Writing for Charity – by Jane Ayres

cover design by Klaus Hartleben

“As a creative I can speak for most of us and say that often our motive is not money, it is to make a difference in the world.” Natasha Steer

This statement, from Natasha’s post on Networking Vs Making Friends, really struck a chord with me about why creatives create.

When I hear about best-selling authors making a fortune I envy the fact they can then give lots of money to charity.  Writing can be a powerful force for change.  But could it also offer a pathway to giving? I thought about how I could contribute more.   I could publish my work and donate any royalties to a charity I cared about. And, rashly, because of my motives, I disregarded a lot of practical advice, believing it didn’t apply.  Of course, whatever your reasons for publishing, if you want to raise money from it, then it is always a business decision, as I have since learned.

Having been traditionally published for over 30 years, and with 20 years plus experience in marketing, you would think I would have an awareness of what is involved.  That’s what I thought.  Funny how you can become blinkered…

I had decided to publish three of my backlist titles for the kindle to raise funds for Redwings Horse Sanctuary, who rescue and care for neglected, abandoned and abused horses and ponies.

I commissioned a professional Medway-based designer, Klaus Hartleben, to create my cover designs as this is the first thing that potential buyers will see.  For a digital book, Amazon is your shop window. Because I was donating all profits from my books to charity, I decided that using the Amazon “free” days to promote the books would defeat the object of the fundraising. ButI have been advised by several professionals that if Book 1 is free for a while (and readers enjoy it) they are more likely to buy the next two books in the series.  So later this month, I will be offering Book 1, Matty and the Moonlight Horse, free for 5 days.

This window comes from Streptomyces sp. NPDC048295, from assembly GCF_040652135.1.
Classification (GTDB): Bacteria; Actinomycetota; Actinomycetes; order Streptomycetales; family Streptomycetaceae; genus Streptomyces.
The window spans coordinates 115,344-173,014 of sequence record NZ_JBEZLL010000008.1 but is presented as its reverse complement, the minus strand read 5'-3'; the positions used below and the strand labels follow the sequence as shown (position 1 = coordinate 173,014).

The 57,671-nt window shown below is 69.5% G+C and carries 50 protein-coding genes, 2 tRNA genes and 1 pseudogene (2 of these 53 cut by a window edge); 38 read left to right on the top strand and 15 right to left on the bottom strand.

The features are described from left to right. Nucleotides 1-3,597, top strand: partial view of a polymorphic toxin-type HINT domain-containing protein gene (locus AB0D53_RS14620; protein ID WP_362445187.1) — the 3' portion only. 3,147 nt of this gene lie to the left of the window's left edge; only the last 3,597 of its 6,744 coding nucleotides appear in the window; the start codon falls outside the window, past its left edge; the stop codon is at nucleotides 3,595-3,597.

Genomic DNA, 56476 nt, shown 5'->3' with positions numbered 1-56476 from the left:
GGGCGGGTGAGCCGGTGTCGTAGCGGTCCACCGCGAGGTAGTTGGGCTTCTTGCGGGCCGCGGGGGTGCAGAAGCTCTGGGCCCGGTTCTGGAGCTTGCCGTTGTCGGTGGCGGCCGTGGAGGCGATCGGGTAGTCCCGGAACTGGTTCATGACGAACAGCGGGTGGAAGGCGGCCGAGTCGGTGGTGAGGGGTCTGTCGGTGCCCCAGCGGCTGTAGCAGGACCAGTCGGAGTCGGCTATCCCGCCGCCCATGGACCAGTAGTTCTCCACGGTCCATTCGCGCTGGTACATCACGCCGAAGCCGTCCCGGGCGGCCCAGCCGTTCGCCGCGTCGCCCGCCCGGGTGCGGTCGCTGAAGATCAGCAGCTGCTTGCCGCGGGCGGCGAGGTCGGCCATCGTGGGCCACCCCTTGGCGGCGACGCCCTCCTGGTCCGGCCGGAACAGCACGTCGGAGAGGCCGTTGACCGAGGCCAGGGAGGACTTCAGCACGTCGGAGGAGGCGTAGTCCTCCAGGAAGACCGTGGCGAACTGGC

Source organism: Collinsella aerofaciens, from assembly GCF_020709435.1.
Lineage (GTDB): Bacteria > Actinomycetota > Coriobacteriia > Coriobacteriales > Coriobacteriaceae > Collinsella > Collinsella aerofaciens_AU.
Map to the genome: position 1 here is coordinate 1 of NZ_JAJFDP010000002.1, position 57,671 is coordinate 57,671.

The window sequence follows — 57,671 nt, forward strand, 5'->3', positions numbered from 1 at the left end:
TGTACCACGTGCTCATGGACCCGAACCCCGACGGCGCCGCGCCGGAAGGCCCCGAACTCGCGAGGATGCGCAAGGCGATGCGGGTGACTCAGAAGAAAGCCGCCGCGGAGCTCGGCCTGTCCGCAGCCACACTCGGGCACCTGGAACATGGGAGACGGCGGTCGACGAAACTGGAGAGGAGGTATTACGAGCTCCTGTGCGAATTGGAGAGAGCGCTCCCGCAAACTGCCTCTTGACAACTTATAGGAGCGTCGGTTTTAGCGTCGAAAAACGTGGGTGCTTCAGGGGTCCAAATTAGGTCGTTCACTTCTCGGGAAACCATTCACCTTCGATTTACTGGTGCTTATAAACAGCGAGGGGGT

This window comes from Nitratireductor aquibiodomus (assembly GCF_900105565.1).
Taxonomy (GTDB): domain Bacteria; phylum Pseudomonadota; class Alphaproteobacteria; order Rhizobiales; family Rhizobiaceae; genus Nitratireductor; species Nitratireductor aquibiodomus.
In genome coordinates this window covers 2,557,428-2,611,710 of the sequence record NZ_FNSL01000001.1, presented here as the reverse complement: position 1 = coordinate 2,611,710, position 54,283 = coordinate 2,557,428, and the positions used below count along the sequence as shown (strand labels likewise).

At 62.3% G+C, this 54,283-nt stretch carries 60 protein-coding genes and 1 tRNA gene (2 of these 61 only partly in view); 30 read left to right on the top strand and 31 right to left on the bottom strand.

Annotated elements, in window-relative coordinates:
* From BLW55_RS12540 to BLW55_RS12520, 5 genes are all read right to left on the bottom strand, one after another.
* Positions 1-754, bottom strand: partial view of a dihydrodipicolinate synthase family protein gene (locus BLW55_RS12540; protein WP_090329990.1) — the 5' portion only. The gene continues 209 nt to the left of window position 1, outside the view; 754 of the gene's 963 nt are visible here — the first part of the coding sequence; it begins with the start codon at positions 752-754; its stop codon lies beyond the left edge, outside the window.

Similarly, I ignored all the advice I read on pricing strategy as part of the marketing plan because the money was going to charity and I wanted to raise the maximum amount from each sale.  But comparing the prices I am charging to other similar titles, my books cost a lot more.  So now I am tweaking the prices and testing the market to see what works best.

No sales = no funds for the horse sanctuary.  So whether your motives are to do something good or to make money to live, I now understand the rules are the same.  Be businesslike.

By Jane Ayres

To find out more about Jane’s publishing experiences, go to her blog www.janeayres.blogspot.co.uk

Her trilogy of Matty Horse and Pony Adventures books for pre-teens and teens (and nostalgic older readers!) are available for Kindle on Amazon.com and Amazon.co.uk. All profits from these stories are going to Redwings Horse Sanctuary.

Limehouse Design : This Is What I Do – By Emily Foster

As a fellow creative, you will understand that not everybody understands us.